An alternative date for the presidential primary must be approved by the Committee unless the alternative is part of a regional primary and is 21 days or less from the second Tuesday in March.
Names on the Presidential Primary Ballot. Party petitions for a candidate to appear on the presidential primary ballot must include a member of the party's executive committee and may be submitted up to 70 days before the presidential primary. The executive committee of a political party may petition for the removal of a candidate affiliated with that party from the ballot up to 65 days before the presidential primary. The Secretary of State may remove the name of any candidate who has died, withdrawn, or suspended their campaign 61 days before the presidential primary. The Secretary of State must certify the names of candidates on the presidential primary ballot 60 days before the presidential primary.
Ballots for Presidential Preference Primary. Voters must be allowed to declare that they choose not to affiliate with a party on the presidential primary ballot. Unaffiliated voters cast their vote from a list of candidates from all parties. Votes cast by unaffiliated voters must be tabulated and reported separately. The option for voters to write in candidates on the presidential primary ballot is removed.
Results Certification. Each county canvassing board must certify the results of a presidential primary election ten days after the election.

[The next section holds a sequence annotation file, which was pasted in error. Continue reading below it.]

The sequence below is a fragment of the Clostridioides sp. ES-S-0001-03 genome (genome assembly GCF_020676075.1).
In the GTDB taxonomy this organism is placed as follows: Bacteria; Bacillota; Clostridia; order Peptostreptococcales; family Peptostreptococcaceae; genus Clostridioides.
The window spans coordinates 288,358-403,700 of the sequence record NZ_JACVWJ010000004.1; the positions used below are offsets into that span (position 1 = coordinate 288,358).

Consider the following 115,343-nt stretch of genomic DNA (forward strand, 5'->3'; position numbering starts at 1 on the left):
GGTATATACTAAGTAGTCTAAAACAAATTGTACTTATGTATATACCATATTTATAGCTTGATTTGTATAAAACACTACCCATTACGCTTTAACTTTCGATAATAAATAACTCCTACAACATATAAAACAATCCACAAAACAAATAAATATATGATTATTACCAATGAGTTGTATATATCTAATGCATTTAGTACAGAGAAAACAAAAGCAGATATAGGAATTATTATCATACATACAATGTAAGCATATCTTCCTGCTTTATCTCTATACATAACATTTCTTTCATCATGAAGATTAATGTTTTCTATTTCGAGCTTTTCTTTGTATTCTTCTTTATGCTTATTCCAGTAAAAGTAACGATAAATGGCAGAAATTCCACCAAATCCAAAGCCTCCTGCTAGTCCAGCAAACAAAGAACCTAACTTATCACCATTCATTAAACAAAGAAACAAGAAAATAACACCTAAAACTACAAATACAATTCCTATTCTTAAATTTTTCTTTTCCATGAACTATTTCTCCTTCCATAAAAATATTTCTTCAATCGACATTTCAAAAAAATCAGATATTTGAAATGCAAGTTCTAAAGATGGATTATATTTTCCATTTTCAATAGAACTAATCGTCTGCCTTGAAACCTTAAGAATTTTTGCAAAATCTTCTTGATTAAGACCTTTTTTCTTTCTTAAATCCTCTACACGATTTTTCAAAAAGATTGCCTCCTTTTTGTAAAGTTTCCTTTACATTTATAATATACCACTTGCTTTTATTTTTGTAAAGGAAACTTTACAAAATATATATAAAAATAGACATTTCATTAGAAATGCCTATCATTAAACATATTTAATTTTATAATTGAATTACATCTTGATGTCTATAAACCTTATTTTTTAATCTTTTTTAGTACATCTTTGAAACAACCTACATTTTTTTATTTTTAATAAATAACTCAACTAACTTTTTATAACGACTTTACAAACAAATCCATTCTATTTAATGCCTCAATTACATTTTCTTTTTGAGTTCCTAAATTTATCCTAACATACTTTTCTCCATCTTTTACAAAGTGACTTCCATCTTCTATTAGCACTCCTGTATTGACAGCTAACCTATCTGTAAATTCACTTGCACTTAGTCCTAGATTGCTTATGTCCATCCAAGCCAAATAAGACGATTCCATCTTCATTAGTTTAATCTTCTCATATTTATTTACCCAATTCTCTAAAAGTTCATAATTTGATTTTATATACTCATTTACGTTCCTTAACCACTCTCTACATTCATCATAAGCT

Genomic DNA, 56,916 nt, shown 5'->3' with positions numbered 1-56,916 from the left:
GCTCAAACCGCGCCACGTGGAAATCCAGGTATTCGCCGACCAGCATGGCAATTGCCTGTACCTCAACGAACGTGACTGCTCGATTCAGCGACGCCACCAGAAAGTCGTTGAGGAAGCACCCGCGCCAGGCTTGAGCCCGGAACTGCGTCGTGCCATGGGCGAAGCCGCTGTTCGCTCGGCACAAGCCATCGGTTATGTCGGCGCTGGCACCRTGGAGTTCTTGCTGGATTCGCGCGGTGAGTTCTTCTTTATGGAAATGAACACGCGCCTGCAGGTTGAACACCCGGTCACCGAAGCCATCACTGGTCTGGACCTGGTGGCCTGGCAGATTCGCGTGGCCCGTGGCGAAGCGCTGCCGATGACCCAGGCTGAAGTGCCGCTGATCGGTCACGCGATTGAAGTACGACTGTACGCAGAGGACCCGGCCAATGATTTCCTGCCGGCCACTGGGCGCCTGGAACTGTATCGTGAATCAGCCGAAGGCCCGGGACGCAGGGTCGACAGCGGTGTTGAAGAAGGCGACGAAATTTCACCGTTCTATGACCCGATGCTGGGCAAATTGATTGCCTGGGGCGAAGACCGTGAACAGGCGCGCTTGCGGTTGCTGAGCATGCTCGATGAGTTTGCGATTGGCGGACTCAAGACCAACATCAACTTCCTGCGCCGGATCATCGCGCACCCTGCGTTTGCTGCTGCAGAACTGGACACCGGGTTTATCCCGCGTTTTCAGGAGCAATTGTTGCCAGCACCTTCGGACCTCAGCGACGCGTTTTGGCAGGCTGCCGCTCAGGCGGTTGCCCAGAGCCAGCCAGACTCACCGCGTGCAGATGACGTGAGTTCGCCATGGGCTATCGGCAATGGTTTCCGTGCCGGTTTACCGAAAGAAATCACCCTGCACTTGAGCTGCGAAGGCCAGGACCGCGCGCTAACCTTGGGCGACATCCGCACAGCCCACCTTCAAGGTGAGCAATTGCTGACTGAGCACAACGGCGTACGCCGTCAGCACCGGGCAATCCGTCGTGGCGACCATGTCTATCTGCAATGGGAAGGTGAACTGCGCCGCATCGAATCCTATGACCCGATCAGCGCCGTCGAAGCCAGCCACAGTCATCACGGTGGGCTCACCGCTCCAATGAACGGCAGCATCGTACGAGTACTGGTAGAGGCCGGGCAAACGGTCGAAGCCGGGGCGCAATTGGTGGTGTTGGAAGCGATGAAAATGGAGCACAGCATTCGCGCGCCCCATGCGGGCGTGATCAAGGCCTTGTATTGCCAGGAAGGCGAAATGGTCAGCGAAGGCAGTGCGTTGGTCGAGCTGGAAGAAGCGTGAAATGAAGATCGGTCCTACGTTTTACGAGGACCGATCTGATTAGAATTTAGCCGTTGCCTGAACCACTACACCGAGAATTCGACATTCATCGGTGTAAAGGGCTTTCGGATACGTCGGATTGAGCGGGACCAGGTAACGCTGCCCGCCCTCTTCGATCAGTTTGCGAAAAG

Fiscal Note: Requested on January 16, 2019.
Creates Committee/Commission/Task Force that includes Legislative members: No.
Effective Date: Ninety days after adjournment of session in which bill is passed.
Staff Summary of Public Testimony: PRO: Moving the primary date will make the state more attractive to candidates. There are a lot of unaffiliated voters who want to vote in a presidential primary. We should give them that option, and the parties should have the option to consider those votes. This provides access to all eligible voters, even those uncomfortable declaring with a party, while respecting parties' rights of association. The reluctance to affiliate with a party stems from a perceived fear of retribution. People want to vote in the presidential primary, and voters deserve to have their votes counted. If unaffiliated voters are not allowed to participate in any manner, even symbolically, they will be frustrated.
CON: The state does not need to be spending money on what is essentially a straw poll. A plan for a presidential primary under this bill might not be approved by the national Democratic Party. It eliminates the possibility of a recount, which is a national Democratic Party requirement. This bill does not provide for voters to select an uncommitted delegate preference. There is a high risk of confusion between unaffiliated voters and uncommitted delegates.
Persons Testifying: PRO: Jay Jennings, Office of the Secretary of State; Bill Harrington, citizen; Paddy McGuire, Mason County Auditor. CON: Andrew Villeneuve, Washington State Democratic Party; David McDonald, Democratic National Committee.
Persons Signed In To Testify But Not Testifying: No one.